Another quote from the GM engineers - ”REVERSE FLOW COOLING - It is generally well known that in a gasoline engine, cooler heads yield higher borderline spark values; and warmer cylinder bores (up to a point) yield lower ring friction. It is for this reason that the LT1 uses reverse flow cooling........ The advantage of a cooler cylinder head and combustion chamber has also enabled the compression ratio of the LT1 engine to be increased from 10.0 (Y-Body aluminum head) to 10.5:1. Additionally, reverse flow cooling aids in rapid initial bore warming and contributes to the engine's outstanding fuel economy.”

If there is a problem with the reverse flow cooling, it is GM's failure to equip the F-Body with the sophisticated Y-Body version of the system, which ran a fully pressurized reservoir, with self-bleeding air elimination.

As much hated as the Opti is, for its reliability issues, the fact that it reports the (pseudo) crankshaft position with 1° resolution reduces spark scatter (timing variability), provides faster engine starting, and allows more aggressive ignition timing, by eliminating the typical spurious spark events provided by earlier system. Bottom line is more power, less chance of detonation, improved fuel economy, and reduced emissions.
Thank you Injuneer. With everything that has been stated, I hope the mating and intake port alignment of the TPI base I have from a 1991 Corvette will not be an issue with LT1 cylinder heads. I do intend to switch to the cast-iron later on and I am aware of the modifications it will need if 1.7 RRs are to be used.

I want more torque mid-range and am willing to trade off the higher RPM torque for what the TPI can offer the LT1. Despite the best efforts of the GM engineers with the stock intake manifold, it sacrifices mid-range torque for higher RPM performance. Per dyno simulation software data, which is very advanced and accurate now, the loss of low end off-idle torque when comparing the TPI intake with the LT1 intake is very minimal at best and remedied by a custom grind camshaft designed to work with 1.7 RRs with higher lift and adjusted duration to match stock camshaft duration to maintain the torque curve shape albeit at higher numbers.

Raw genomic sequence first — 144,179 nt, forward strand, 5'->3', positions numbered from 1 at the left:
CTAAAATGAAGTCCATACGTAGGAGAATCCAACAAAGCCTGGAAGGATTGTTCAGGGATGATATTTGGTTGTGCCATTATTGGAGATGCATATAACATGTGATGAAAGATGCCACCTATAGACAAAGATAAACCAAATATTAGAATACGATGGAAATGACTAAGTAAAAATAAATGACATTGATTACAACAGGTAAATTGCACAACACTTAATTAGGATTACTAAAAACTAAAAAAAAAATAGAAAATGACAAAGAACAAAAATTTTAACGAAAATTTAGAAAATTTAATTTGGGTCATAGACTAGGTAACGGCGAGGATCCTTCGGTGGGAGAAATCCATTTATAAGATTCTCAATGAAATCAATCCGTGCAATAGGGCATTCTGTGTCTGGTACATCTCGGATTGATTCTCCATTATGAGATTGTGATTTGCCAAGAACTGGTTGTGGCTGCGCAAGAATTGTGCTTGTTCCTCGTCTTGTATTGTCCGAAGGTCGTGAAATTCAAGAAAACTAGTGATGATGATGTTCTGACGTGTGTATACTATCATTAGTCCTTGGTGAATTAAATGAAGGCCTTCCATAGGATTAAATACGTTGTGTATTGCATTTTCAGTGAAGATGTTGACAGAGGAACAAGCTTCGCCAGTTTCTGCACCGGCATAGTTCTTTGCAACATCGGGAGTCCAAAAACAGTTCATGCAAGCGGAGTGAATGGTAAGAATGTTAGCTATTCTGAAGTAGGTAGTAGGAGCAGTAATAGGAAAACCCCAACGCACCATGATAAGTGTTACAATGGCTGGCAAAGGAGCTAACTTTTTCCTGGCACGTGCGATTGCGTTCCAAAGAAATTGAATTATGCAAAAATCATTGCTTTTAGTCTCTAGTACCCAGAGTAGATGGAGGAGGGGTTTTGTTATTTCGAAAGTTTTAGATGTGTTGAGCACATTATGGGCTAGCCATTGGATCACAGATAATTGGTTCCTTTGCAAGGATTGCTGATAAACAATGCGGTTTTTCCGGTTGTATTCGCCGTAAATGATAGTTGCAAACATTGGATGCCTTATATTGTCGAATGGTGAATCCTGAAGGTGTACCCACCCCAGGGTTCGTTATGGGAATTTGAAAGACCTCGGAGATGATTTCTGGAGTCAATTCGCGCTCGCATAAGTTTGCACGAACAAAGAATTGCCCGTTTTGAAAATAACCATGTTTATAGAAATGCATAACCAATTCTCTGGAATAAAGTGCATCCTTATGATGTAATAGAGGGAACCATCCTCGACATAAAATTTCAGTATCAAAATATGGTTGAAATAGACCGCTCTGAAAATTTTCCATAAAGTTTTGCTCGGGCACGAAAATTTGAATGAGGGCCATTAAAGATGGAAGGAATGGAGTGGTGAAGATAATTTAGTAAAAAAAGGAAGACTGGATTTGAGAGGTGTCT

https://www.thirdgen.org/forums/tpi/...-intake-2.html

As you can see from this version of simulation, the TPI intake will give me the added torque I seek starting at 2000 RPM and matching the stock LT1 intake at around 4500 RPM where it falls flat well below the LT1 intake. The off-idle torque loss is nothing to cry about even for the added loss around 1500 to 1800 where it rebounds back and as I stated prior, remedied with more lift from the camshaft, in theory.

It is a crying shame that GM did not continue to research and further refine the TPI intake to use that same "anti-tuning" and even create built-in reservoirs for the TPI intake to help it breath better, in theory. I see the TPI intake as a jewel for my project but yes, it could have been better refined and yes, it was the prototype for what would become the LS1 intake design.
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Old 05-13-2019, 09:24 AM
  #20  
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Re: If using a different intake manifold, could the LT1 still use stock program?

Unfortunately, the comparative torque curves developed by GM engineers for the two engines, using an actual dynamometer do not come anywhere near the simulations.

At this point, I'll drop out of your threads, and stop annoying you with facts. It is obvious you have made up your mind, and don’t care about anything that doesn’t agree with your misconceptions.

Good luck.
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Old 05-13-2019, 09:48 AM
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Re: If using a different intake manifold, could the LT1 still use stock program?